Friday, December 17, 2010

LOOK FOR: Christmas Fern

There are 12,000 species of ferns in the world, but I can only identify about five of them without looking them up. Christmas fern (Polystichum acrostichoides) is one of the easiest.

Christmas Fern (Polystichum acrostiichoides)
Photo credit: Kent McFarland
At this time of year, one of the most notable things about Christmas fern is that it is one of just a few ferns that grow in our area that is evergreen. In fact, people used to harvest the leaves for use in wreaths and other Christmas decorations -- thus the common name.

But you can easily identify Christmas fern at other times of year, too. Look at the shape of the leaflets: they're bent into a J shape near where the leaflet joins the stem. Think of them as little Christmas stockings, and you will always recognize the Christmas fern!

In the wild: Christmas fern is common in our local woods, especially along streams and on hillsides. Its green should stand out at this time of year.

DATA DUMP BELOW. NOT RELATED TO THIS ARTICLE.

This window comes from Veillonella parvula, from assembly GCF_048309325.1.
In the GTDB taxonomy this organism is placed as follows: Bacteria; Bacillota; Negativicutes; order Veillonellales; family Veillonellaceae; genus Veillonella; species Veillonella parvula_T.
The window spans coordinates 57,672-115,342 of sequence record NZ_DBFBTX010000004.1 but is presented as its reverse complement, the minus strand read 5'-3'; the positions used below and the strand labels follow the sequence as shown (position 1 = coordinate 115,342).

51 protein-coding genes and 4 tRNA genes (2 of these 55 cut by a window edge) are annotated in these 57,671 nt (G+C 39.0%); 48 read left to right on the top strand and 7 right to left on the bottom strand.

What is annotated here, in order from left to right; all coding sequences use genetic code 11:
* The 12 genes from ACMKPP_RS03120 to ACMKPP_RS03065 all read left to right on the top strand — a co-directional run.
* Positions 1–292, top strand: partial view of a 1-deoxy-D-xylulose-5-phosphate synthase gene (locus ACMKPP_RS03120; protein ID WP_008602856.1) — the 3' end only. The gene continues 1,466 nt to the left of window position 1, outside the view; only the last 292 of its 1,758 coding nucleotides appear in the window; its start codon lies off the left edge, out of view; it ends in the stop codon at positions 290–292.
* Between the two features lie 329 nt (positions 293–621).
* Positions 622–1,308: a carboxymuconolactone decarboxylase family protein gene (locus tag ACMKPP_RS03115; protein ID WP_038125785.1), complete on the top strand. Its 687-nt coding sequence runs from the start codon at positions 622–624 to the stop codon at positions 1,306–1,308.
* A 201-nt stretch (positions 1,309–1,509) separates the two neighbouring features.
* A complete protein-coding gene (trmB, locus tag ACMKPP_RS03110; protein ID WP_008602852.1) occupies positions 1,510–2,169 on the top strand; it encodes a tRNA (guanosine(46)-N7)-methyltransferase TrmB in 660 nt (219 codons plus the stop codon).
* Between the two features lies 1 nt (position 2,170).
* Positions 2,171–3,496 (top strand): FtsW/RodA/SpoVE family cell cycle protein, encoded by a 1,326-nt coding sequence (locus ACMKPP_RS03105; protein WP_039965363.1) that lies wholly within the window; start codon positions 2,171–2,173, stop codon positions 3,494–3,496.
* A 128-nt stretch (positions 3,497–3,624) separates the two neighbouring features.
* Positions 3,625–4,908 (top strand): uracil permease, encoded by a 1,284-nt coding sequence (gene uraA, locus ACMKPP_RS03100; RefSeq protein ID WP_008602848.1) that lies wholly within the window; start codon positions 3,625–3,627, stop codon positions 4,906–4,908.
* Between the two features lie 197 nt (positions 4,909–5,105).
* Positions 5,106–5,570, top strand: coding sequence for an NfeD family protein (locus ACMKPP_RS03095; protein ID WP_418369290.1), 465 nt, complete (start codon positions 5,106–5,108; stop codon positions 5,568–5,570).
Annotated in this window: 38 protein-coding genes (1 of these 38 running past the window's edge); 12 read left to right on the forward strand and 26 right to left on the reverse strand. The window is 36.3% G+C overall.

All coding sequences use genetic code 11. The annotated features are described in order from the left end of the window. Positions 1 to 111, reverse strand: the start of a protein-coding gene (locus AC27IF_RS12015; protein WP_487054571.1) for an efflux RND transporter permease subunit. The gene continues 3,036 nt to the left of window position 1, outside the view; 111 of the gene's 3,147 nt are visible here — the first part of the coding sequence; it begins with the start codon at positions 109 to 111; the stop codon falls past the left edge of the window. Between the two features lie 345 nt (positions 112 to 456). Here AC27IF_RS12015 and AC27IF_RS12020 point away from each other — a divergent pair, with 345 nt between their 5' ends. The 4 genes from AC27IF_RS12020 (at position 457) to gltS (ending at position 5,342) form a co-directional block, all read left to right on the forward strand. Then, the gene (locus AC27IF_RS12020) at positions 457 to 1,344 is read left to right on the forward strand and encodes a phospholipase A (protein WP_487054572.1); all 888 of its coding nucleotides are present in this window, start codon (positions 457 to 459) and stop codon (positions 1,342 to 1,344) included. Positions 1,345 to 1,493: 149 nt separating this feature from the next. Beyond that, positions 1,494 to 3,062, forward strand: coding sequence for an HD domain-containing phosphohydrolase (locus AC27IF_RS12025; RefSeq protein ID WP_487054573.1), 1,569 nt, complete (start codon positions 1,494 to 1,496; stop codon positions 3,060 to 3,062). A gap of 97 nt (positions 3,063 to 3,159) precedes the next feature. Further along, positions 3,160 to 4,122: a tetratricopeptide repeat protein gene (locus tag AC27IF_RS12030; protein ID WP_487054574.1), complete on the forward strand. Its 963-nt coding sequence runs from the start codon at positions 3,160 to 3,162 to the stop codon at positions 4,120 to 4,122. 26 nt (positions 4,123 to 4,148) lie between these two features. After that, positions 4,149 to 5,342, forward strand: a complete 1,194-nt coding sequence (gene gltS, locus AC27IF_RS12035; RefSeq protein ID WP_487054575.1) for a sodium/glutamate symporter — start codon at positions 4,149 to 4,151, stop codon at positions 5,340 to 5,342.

In your yard: These are a great option to get a little year-round green in a shady spot that doesn't get too dry. Christmas ferns are widely available at local nurseries, but they aren't cheap -- ferns are hard to propagate. They can be divided if you've got a friend with a healthy clump: do it in the spring when they're sending up new shoots, and make sure you get several fiddleheads per division.

Christmas Fern (Polystichum acrostichoides)
Photo credit: Kent McFarland

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